To help decipher the marks we find on the bottom on a piece of White Star Line silver plate, take a look at this example found on the base of an "Olympic" & "Titanic" era fruit bowl.

1. Starting at the top we have a single capital 'A'. This signifies that this article is 'A' class silver plate, effectively listing the plate as the best quality the firm produced. It was common practice for all firms to use this term to signify that the piece was of the best quality.

2. Below the 'A' with have a shape or model number, this probably refers to the shape design, in this case a fruit or bread basket.

3. The six marks, all refer to the same thing, the maker of the piece, in this case Elkington & Co. This is a homage of sorts to the silver hallmarks of years past, when a silver service was just that, solid silver. The shield is the official badge of the company, the marks spelling out 'E' '&' 'C' are the effective contemporary hallmarks for the company, the companies initials. The final two marks incase you were still left wondering who made this piece, the full name, "ELKINGTON PLATE".

4. Under the company name is a registration number, this refers directly to the design, being registered so it could not be copied. This number would refer directly to that design and when that design was registered, effectively another way to date the item. This piece has a date letter for 'Z' for 1911, however its not unusual that the registration number pre dates this.

5. The company name 'WHITE STAR LINE' in capitals, this is always deeply stamped, not engraved. These marks were stamped in unison at the same time, all should match.

6. And finally a date letter, usually found on the bottom of a piece, usually well away from the makers and other marks. In this case within a square with rounded sides. White Star used at least four differing shapes for the date letter (during WSL's time), so it is important to make sure you have correctly identified the correct shape that surrounds your letter. The above list details those numbers and shape.

As a brief guide:-

Diamond shape dates from c-1841 - 1864.

Square with corners cut off c-1865 - 1885.

Square with rounded sides c-1886 - 1911. (As shown above for c-1911).

A cross with rounded edges c-1912 - 1936. (As shown above for c-1915).

White Star Line, flag markings:-

This flag and star shows the Maltese cross often found on White Star Line silver plate. It is not found on any other shipping lines, it appears to have been particular to White Star alone. Its only found on silver plate, never on crystal or china. In this case its hand engraved, usually when side marked. Often this mark is found on the base or underside, in this case it is located near the company name of 'WHITE STAR LINE', and when found here is always stamped, not engraved.

It should be noted that a full engraved flag & star shown, will only be found on the side of a piece of official White Star Line silver plate. It would be highly unusual to find an engraved flag & star on the base of an article. Bottom marks on the whole are made by deep stamps of the White Star Line house flag. They will never have a frosted or 'acid etched' appearance. Any flag & star found on the underside is always in proportion, not oversized. If a piece has a large or oversized flag & star on the base, we suggest you steer clear.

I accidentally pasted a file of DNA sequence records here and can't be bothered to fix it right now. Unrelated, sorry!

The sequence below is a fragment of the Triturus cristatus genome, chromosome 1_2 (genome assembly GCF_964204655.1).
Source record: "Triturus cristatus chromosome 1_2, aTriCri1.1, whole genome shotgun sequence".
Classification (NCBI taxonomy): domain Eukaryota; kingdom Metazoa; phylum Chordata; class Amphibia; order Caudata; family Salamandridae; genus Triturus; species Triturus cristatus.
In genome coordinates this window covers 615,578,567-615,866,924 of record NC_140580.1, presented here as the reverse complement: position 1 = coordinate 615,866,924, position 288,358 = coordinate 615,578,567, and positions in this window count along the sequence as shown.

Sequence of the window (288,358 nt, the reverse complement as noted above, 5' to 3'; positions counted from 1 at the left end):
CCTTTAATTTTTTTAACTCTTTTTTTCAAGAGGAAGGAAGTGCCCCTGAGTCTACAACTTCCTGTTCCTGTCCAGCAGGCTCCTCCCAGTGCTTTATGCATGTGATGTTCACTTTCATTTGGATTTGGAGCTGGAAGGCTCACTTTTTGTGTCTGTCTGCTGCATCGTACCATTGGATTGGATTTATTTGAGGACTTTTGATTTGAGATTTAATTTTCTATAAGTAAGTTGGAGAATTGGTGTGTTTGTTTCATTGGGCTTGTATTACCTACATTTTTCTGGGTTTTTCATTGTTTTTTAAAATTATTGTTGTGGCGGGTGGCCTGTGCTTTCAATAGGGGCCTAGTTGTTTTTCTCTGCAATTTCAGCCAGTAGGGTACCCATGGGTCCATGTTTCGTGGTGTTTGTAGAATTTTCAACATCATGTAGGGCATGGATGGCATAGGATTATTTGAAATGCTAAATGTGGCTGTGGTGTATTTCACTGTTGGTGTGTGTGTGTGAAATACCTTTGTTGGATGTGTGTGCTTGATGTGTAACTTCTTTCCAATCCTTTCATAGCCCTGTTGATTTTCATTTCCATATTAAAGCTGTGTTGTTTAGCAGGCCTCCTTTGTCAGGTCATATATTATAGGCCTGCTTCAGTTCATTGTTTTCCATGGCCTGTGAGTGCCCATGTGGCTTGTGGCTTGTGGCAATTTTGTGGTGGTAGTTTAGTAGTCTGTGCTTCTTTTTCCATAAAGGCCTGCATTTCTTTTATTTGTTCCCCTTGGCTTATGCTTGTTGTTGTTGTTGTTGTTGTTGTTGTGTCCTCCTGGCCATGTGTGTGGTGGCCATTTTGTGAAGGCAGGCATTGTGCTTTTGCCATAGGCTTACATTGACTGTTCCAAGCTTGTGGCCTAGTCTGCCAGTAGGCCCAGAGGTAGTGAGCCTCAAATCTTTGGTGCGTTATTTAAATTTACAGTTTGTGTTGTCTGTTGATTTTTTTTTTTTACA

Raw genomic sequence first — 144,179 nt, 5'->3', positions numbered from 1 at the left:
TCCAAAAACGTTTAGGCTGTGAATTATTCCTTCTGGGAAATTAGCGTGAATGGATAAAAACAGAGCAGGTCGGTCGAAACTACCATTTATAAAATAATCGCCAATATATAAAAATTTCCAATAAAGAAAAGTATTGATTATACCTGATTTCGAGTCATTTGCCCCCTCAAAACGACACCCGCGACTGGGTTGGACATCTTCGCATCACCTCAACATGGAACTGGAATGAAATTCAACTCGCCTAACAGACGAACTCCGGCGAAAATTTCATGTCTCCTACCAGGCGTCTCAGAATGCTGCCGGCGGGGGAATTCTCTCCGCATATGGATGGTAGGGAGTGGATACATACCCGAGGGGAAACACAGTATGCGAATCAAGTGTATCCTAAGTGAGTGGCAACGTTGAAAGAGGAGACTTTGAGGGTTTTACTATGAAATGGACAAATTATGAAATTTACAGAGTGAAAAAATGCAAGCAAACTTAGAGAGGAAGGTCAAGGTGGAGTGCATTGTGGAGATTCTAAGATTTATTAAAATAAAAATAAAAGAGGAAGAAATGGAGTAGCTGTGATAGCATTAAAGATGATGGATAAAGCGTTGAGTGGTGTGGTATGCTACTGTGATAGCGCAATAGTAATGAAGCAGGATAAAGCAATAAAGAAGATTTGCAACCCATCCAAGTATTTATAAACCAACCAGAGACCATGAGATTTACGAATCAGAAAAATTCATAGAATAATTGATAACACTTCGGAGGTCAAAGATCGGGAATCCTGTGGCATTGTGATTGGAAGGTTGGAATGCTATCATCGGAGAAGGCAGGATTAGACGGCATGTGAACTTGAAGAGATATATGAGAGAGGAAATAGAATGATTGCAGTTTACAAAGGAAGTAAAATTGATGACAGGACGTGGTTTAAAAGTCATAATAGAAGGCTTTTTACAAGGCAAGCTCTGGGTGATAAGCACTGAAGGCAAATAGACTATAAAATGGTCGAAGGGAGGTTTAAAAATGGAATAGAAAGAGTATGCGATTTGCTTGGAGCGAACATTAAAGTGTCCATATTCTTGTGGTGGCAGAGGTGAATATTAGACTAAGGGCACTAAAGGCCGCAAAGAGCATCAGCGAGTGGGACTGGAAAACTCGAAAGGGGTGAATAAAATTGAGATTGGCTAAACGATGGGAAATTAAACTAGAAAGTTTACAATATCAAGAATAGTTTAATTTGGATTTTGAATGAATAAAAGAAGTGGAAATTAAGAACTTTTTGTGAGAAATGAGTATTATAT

Two views of the same flag and star marking, from a c-1922 hot chocolate pot. This is fully hand engraved. Its lightly done, not deeply done as some reproductions display. There are no rough edges, and to the touch they should feel smooth, these were engraved by craftsman in the Elkington works, then polished by hand to smooth off any imperfections. Also shown here is a moulded star, these were common to the chocolate pots but could also be found on ice picks and inkwells produced for WSL by Elkington.

The beautifully raised and three dimensional flag and star found on the famous bread/fruit baskets. This was a limited way of marking pieces of silverware for the Line and only seen on two shapes so far seen.

A later mark for the company, found on Elkington plate items from the 1920's through to the 1934, the last year of the company as a separate entity. This may appear to be hand engraved but is actually deeply stamped, designed to appear hand engraved but at a faction of the cost. Found on all manner or articles, but often seen on sugar casters and cocktail shakers.

A piece of used onboard silver plate will never have the ships name written, stamped or applied on it. This was simply never done by any of the shipping companies of the nineteenth and twentieth centuries. In rare cases silver plate may have been marked post use onboard a ship to signify it as a souvenir and relic of a famous ship. Examples have been seen of match holders from the Goldsmiths & Silversmiths service being crudely but deeply stamped 'Olympic'. These are genuine and done at the time (c-1935), and sold as souvenirs.

Goldsmiths & Silversmith marks.

Marks found on Goldsmiths & Silversmiths service, they did not have a date letter system. The marks used seem unchanged from c-1911 until the late 1920's. The marks to look for should appears like these as displayed on the base on a c-1911 hot chocolate pot:-

The Rd Number is the registration number for the design, service and shape. This service is marked/stamped in various way. Sometimes with a singularly flag & star on the base, sometimes side marked with the same, and sometimes marked with the flag on both side and bottom. This service for Goldsmiths is generally always stamped and not engraved, the exception to this are examples manufactured by other makers who produced this service under license from G&S.